When my daughter was very young I always let her win at Candyland. And then one day, when she was a little older, I didn’t let her win, and she lost.
Boy! Did I become an object of wrath! She threatened to give me toilet paper with mud on it for my birthday, and to scribble all over my birthday card. Dire consequences indeed. Hell hath no fury like an undefeated child that has lost at Candyland.
The long, unbroken string of victories I had allowed her had ill prepared her for real life, in which we sometimes lose.
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I have since observed that this childish “never-before-defeated” syndrome can occur with a loss at any age. Nor am I alone in doing so.
In the 1982 Academy Award winning Best Picture, Chariots of Fire, Harold Abrahams is attending Cambridge University, and training for the 1924 Olympics. Harold has never lost a race; never. And then he meets Eric Liddell from Scotland in the 100 meters at 39:35 in the movie, and loses; his first loss.
Harold is traumatized, devastated.
THE SCENE: Harold, sitting alone in the stands after the race, with the body language of a hurt little boy. His love, Sybil, comes hurrying up to him:
SYBIL: Harold, Harold; this is absolutely ridiculous. It’s a race you’ve lost, not a relative who is dead. For goodness’ sake snap out of it; you’re acting like a child.
HAROLD: I lost.
SYBIL: I know. I was there. . . . On the day the best man won. . . .
He was ahead. There was nothing you could have done. He won fair and square.
HAROLD: Well, that’s it Abrahams.
SYBIL: Well if you can’t take a beating perhaps it’s for the best!
HAROLD: I don’t run to take beatings! I run to win! If I can’t win, I won’t run!
SYBIL: If you don’t run you can’t win.
HAROLD: I just don’t know what to do.
SYBIL: Try growing up.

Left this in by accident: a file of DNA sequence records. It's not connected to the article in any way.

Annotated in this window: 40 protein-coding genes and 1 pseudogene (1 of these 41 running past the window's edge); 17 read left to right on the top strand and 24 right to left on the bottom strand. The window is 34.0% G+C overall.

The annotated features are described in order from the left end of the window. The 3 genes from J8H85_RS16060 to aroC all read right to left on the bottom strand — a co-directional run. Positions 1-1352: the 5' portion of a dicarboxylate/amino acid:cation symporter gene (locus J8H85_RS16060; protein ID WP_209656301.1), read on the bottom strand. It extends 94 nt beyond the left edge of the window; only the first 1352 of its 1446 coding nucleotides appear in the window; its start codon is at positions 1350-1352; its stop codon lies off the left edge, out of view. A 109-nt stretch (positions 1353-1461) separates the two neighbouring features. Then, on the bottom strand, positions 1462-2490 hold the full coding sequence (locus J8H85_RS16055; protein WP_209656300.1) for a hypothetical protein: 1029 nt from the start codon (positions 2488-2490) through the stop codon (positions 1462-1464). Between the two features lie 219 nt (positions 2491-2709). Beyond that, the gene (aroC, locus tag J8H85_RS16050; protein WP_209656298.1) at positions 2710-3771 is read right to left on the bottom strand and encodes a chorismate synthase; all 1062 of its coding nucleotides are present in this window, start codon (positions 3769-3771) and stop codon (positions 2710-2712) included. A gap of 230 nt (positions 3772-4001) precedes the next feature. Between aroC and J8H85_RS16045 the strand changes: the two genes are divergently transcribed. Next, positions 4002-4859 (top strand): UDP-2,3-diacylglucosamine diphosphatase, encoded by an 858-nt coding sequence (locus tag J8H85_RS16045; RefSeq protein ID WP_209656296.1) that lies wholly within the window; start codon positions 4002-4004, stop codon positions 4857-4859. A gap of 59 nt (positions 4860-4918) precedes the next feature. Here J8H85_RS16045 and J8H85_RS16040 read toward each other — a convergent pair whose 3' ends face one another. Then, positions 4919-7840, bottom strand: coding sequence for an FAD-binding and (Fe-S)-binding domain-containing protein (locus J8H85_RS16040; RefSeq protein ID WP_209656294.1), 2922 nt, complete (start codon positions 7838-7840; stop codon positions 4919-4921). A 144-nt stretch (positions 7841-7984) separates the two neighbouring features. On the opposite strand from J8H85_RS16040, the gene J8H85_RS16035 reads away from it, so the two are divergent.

Which brings us to Donald Trump’s victory in the presidential election.
President’s Trump’s victory was, of course, a loss for the liberal millennials who, by and large, had never known a substantive electoral loss, as in conservative victory. And just like Harold, they were traumatized, devastated.
But rather than getting a good talking-to, a la Sybil, they were patronized, particularly by universities and news and entertainment media that had taught them that their feelings constituted knowledge, self-worth, and moral superiority, and entitled them ever to victory.
The patronizing was ludicrous: hyperbolic impassioned commiseration, emergency counseling sessions, “safe spaces,” cancelled classes, therapy dogs at the University of Kansas, a “cry-in” at Cornell University. Ludicrous.
All this solidified the liberal millennials’ reputation as delicate little “snowflakes.”
But hurt feelings soon turned to anger: protest marches across the nation, violence against Trump supporters, avowed desires to kill President Trump and blow up the White house.
Angry snowflakes! I can hear them now:
We lost! We don’t have democracy to take beatings! We have democracy to win! If we can’t win, we won’t have democracy!
President Trump’s upcoming birthday will be on June 14. He should brace himself to receive of a ton of toilet paper with mud on it, and a million scribbled-on birthday cards. The millennials should never have been allowed, figuratively, to always win at Candyland.
Yet hopefully, as did my daughter and Harold, many of these millennials will in time grow up, while there is yet time to do so.
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